My special guest is former Assistant Attorney General Terry Lovelace who's here to discuss in-depth his stunning first-hand account of alien contact while serving in the Air Force. You can add his book Incident at Devil's Den now on Amazon!
I'm a 64-year-old retired lawyer and former Assistant Attorney General with an unusual story to tell. Every word of it is true. It happened in a state park known as Devil's Den. For fear of losing my job and damaging my reputation in the legal community, I never spoke about the incident. If it hadn't happened to me, I'd be skeptical too.
In 1977, I was an active duty NCO in the USAF. A friend and I planned a two-night camping trip to explore the wilderness. Hoping to photograph eagles we sought a remote area on high ground. We drove deep into the forest until we came to a high plateau. It was the perfect location. We had forest to our back and a large open meadow in front of us. The view was amazing. We made camp and settled in for an evening around the campfire.
Late in the evening I noticed the forest sounds of crickets and tree frogs we'd heard just an hour earlier had all stopped. The silence unnerved me but my friend Toby assured me our laughter and chatter had quieted them and they'd soon return. I still felt unsettled. Looking to the west Toby asked, Where those lights there before? I turned to look. There on the horizon sat a perfect triangle of three very bright stars. We studied them for a few minutes and were speculating what they might be...when they suddenly moved. They rotated once as if on an axis and began a slow ascent into the night sky.
The three points of light remained equidistant to one another, gaining altitude and speed. The lights on each point of the triangle grew brighter too, as the triangle expanded. The area inside the triangle was solid black, much darker than the surrounding night sky. As it moved past stars they would blink out for a moment and then blink back on once it had passed. I recall the uneasiness I felt a half-hour earlier was gone. I asked my friend, Hey, Tobe...are you afraid?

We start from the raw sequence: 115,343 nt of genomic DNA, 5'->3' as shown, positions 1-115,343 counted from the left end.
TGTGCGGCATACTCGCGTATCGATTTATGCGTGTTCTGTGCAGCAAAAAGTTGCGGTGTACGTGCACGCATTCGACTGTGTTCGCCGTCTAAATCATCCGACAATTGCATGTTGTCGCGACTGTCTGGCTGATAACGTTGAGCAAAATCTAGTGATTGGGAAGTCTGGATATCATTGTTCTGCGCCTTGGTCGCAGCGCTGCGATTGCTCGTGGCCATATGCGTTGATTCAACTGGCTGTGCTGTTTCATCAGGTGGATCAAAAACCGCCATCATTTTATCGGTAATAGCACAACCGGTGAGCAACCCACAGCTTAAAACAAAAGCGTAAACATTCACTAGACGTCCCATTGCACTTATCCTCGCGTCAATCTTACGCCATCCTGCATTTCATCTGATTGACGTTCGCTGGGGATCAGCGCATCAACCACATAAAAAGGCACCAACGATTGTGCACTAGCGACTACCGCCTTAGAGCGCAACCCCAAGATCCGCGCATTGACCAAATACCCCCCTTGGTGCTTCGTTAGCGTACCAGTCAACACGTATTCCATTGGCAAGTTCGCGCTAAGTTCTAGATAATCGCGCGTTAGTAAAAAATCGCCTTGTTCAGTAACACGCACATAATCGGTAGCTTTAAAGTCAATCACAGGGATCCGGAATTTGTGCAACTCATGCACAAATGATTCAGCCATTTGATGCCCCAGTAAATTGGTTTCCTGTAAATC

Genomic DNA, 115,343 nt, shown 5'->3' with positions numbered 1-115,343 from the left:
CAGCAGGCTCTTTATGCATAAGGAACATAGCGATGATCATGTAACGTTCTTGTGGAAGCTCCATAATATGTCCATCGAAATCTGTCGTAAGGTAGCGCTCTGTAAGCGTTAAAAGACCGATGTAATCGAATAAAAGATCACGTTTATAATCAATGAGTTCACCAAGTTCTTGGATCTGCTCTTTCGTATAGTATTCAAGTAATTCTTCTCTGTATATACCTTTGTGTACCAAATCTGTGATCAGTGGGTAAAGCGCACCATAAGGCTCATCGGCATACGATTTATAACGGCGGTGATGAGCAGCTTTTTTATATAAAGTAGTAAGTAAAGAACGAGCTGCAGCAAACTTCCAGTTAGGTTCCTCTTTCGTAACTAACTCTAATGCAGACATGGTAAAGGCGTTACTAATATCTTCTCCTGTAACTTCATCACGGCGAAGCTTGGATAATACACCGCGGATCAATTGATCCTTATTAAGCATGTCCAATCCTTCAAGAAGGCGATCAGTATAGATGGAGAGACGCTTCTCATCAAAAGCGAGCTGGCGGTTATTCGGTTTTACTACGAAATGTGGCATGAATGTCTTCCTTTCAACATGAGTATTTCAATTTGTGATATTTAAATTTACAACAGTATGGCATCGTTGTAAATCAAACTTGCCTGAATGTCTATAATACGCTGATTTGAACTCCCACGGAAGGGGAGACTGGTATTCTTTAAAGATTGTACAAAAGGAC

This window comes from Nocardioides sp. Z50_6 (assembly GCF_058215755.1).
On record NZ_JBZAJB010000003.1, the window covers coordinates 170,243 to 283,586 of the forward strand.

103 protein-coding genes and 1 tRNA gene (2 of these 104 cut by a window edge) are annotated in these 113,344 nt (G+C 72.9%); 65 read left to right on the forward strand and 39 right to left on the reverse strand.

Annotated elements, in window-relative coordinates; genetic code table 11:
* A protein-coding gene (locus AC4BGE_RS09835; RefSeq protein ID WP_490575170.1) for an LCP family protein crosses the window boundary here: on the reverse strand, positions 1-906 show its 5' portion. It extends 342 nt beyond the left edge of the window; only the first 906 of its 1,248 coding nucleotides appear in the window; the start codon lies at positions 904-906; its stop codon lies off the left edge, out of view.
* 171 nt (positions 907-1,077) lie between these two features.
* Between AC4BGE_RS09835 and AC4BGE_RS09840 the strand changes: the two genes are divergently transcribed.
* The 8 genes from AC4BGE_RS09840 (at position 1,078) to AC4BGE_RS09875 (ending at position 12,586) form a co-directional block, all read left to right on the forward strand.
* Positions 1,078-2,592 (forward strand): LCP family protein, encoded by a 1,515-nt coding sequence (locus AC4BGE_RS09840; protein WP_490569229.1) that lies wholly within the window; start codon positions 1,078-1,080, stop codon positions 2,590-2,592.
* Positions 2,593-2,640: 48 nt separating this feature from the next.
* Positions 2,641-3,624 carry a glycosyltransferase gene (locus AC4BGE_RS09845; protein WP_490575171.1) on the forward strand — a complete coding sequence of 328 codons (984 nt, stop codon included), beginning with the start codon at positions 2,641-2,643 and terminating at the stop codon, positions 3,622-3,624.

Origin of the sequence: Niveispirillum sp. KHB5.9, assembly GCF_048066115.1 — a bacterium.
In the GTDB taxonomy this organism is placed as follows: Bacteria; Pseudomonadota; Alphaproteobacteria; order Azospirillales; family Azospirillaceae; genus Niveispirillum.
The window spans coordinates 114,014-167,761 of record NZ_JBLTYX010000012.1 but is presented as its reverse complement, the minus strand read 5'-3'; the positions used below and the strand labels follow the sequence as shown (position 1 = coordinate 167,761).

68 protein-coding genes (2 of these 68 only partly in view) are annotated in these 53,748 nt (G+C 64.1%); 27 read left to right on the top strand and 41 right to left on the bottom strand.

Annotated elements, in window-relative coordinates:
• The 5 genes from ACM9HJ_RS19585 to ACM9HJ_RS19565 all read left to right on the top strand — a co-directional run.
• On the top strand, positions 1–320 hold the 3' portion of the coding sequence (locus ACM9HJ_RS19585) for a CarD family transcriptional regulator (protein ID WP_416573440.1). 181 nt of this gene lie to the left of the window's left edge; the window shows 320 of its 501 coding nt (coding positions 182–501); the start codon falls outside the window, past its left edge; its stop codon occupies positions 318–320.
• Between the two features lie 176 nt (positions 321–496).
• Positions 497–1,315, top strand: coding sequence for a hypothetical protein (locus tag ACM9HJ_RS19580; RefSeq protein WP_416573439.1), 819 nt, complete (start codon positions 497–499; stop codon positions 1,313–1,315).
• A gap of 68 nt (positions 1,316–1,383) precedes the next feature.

According to Wired writer Adam Mann, "the current craze over UFOs is in many ways traceable back to To the Stars". In 2017, the company made the Pentagon UFO videos available to the New York Times, and subsequent publicity eventually prompted confirmation of the videos' origin from the US military. Mainstream publications such as The New Yorker "subsequently published credulous alien articles", and members of Congress later included a provision ordering the Defense Department to deliver a UFO report within six months as part of their December 2020 omnibus spending and coronavirus-relief legislation.
Although the report found no evidence of alien origins for UAPs and offered technologies deployed by China, Russia, or other nations as a possible explanation, To the Stars executive Jim Semivan and founder Tom DeLonge reject the idea that Russian or Chinese technology is responsible for UAP and UFO reports and instead believe they are the result of "extraterrestrial, the interdimensional, and the ultra-terrestrial, meaning members of a lost human civilization here on Earth, à la Atlantis".